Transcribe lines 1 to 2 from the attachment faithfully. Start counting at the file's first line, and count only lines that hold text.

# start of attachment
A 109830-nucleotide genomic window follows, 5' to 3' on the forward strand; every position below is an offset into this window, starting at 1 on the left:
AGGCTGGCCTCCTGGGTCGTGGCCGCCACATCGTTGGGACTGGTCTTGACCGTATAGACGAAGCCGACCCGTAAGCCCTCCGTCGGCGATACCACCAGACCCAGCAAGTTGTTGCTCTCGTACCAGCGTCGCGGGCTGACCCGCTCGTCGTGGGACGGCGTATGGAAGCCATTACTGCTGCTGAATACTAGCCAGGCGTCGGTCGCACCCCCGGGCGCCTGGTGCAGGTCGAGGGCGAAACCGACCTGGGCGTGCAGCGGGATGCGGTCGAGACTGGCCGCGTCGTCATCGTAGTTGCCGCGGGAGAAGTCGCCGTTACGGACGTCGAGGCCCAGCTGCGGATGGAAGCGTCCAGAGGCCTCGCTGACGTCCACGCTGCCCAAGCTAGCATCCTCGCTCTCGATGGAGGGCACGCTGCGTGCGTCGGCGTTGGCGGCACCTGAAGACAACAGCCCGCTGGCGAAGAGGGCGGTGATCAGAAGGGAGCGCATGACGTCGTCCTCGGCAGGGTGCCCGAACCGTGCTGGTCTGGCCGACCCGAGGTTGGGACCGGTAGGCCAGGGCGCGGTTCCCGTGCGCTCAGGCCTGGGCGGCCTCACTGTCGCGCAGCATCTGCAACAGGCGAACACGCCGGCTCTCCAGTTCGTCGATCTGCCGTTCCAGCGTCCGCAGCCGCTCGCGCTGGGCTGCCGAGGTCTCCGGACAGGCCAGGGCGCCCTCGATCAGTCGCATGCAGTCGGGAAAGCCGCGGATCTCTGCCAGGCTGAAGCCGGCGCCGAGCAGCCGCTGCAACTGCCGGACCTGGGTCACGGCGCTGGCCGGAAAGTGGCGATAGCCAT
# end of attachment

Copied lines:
A 109830-nucleotide genomic window follows, 5' to 3' on the forward strand; every position below is an offset into this window, starting at 1 on the left:
AGGCTGGCCTCCTGGGTCGTGGCCGCCACATCGTTGGGACTGGTCTTGACCGTATAGACGAAGCCGACCCGTAAGCCCTCCGTCGGCGATACCACCAGACCCAGCAAGTTGTTGCTCTCGTACCAGCGTCGCGGGCTGACCCGCTCGTCGTGGGACGGCGTATGGAAGCCATTACTGCTGCTGAATACTAGCCAGGCGTCGGTCGCACCCCCGGGCGCCTGGTGCAGGTCGAGGGCGAAACCGACCTGGGCGTGCAGCGGGATGCGGTCGAGACTGGCCGCGTCGTCATCGTAGTTGCCGCGGGAGAAGTCGCCGTTACGGACGTCGAGGCCCAGCTGCGGATGGAAGCGTCCAGAGGCCTCGCTGACGTCCACGCTGCCCAAGCTAGCATCCTCGCTCTCGATGGAGGGCACGCTGCGTGCGTCGGCGTTGGCGGCACCTGAAGACAACAGCCCGCTGGCGAAGAGGGCGGTGATCAGAAGGGAGCGCATGACGTCGTCCTCGGCAGGGTGCCCGAACCGTGCTGGTCTGGCCGACCCGAGGTTGGGACCGGTAGGCCAGGGCGCGGTTCCCGTGCGCTCAGGCCTGGGCGGCCTCACTGTCGCGCAGCATCTGCAACAGGCGAACACGCCGGCTCTCCAGTTCGTCGATCTGCCGTTCCAGCGTCCGCAGCCGCTCGCGCTGGGCTGCCGAGGTCTCCGGACAGGCCAGGGCGCCCTCGATCAGTCGCATGCAGTCGGGAAAGCCGCGGATCTCTGCCAGGCTGAAGCCGGCGCCGAGCAGCCGCTGCAACTGCCGGACCTGGGTCACGGCGCTGGCCGGAAAGTGGCGATAGCCAT